Six-Year-Old Bryan Autistic Boy Busts out Beethoven on Piano

By: Shane McAuliffe Email
By: Shane McAuliffe Email

Bryan resident Marianne Henry has been playing classical music her whole life

She's a founding member of the Marian Anderson String Quartet and from Beethoven to Bach, she loves it all.

But there is one thing she loves even more than music-her son Kristopher who attends Kemp Elementary in Bryan.

"He's six and he's got tremendous amounts of energy. I mean just over the top energy," said Marianne.

Kristopher was born on December 13, 2006 and has loved music his whole life. But at the age of two Marianne started to notice something was different with her son.

"I looked down and all the kids were talking and he was not. That's what drew my attention," said Marianne.

Kristopher was diagnosed with Autism.

"First you're in denial. My child," said Marianne.

Kristopher needed an outlet, something to occupy his busy mind. And with so much classical music being played around him, he was naturally drawn to the piano.

"He can be there for about 20 minutes. And for a six year old, I think that's a lot," joked Marianne.

But Kristopher doesn't play songs that a typical six-year-old would.

"I wasn't banging out Beethoven at six years old. Not at all," said Marianne with a laugh.

It's not perfect by any means but Kristopher can't read music, he just gets on the piano and lets his fingers guide the way.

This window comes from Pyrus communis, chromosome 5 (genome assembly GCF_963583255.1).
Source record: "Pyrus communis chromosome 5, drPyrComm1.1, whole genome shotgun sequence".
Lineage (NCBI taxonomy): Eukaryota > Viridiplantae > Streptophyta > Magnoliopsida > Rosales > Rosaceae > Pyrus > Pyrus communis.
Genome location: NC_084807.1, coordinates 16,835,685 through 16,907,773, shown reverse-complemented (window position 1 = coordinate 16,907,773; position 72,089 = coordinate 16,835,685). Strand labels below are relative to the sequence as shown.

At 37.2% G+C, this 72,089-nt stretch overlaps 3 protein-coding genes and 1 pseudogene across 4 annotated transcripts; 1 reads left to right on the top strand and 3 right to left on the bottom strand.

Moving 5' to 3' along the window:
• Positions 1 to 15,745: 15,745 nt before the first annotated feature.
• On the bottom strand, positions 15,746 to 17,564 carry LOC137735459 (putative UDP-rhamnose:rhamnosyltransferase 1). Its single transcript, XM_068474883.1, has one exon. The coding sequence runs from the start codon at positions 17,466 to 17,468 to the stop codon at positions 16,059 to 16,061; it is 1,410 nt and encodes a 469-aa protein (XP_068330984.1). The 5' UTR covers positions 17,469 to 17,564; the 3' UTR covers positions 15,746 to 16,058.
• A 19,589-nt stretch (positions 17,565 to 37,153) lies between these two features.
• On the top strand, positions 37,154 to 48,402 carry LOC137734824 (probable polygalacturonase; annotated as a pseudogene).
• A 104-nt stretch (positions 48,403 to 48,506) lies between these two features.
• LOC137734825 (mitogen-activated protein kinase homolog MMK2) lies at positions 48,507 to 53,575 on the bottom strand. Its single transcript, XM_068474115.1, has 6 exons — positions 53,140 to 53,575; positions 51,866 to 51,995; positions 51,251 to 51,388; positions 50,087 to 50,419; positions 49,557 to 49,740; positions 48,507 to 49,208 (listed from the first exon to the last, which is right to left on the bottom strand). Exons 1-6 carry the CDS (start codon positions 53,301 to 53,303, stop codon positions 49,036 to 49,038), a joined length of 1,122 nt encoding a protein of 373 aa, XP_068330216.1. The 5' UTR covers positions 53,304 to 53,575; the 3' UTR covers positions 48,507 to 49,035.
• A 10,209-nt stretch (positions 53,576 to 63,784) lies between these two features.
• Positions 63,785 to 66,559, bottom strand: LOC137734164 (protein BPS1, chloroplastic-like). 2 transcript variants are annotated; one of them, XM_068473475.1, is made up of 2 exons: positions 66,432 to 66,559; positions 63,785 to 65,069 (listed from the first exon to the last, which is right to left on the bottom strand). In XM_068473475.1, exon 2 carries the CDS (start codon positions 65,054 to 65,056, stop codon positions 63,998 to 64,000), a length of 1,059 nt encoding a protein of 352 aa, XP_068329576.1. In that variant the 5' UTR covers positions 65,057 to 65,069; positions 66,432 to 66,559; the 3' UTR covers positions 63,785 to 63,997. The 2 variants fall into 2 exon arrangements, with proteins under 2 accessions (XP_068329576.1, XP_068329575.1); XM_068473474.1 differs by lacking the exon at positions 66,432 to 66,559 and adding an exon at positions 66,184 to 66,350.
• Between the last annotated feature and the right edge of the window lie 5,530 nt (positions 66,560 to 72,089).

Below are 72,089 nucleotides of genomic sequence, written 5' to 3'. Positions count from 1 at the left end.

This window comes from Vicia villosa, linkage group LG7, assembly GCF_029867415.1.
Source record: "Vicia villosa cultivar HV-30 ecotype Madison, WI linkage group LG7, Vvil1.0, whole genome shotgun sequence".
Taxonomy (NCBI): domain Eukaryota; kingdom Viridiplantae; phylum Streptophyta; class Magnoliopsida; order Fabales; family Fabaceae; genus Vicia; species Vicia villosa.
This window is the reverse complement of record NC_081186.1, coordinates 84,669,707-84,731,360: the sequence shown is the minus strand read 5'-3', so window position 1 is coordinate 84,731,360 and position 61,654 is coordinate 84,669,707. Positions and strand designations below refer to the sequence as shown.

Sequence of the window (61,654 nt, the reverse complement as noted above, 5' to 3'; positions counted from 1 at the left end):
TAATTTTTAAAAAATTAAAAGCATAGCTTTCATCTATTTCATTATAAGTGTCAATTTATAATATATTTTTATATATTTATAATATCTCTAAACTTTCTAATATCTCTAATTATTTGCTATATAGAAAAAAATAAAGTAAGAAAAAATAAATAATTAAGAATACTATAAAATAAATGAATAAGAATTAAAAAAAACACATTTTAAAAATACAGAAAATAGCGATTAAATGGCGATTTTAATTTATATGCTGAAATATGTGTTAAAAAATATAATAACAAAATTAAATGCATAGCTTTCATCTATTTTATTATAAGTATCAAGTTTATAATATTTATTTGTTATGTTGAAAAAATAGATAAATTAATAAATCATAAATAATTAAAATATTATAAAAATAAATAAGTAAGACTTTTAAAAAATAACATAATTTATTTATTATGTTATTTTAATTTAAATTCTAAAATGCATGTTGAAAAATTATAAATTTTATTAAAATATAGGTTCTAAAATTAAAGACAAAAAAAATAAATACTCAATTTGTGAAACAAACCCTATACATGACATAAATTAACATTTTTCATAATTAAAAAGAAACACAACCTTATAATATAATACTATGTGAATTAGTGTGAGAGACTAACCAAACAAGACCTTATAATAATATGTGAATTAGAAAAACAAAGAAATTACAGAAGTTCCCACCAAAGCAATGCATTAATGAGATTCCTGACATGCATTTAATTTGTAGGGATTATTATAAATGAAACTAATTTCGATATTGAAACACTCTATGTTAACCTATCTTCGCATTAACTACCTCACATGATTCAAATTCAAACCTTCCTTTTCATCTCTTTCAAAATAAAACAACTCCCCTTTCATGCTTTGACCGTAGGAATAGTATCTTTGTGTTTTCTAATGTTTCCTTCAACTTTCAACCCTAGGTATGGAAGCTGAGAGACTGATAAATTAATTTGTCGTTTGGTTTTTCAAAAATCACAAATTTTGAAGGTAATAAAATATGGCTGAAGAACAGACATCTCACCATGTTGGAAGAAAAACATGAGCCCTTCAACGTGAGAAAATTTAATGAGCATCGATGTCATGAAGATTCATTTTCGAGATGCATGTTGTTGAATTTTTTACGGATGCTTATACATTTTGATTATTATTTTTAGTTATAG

"He can do it by ear and some of the notes are not correct but he's just going through it. The more he does it, the more we hear right notes come out," said Marianne.

"To really get to see that shine through has been a pretty incredible experience," said Ben Travis.

Travis is Kristopher's teacher at Kemp and he instructs several students with autism. It seems each of them have a unique ability.

"For some kids it's math, for some kids it may be english. Often times there is just an area of incredible focus," said Travis.

"Right now he's playing the Mozart Sonata in C Major. He'll play the whole thing," said Marianne.

Where Kristopher goes from here, only time will tell. But for Marianne it's simply about doing whatever Kris needs to live a normal, happy life. And if the key to that is in the keys, well we'll just have to see how it plays out.

"My hope for Kristopher is that he is going to lead a normal life. I think that he is bright and intelligent and that things he doesn't readily get, he will figure out. I truly believe that," said Marianne.

The piano isn't the only instrument Kristopher can play, he's also trying to take up the cello.


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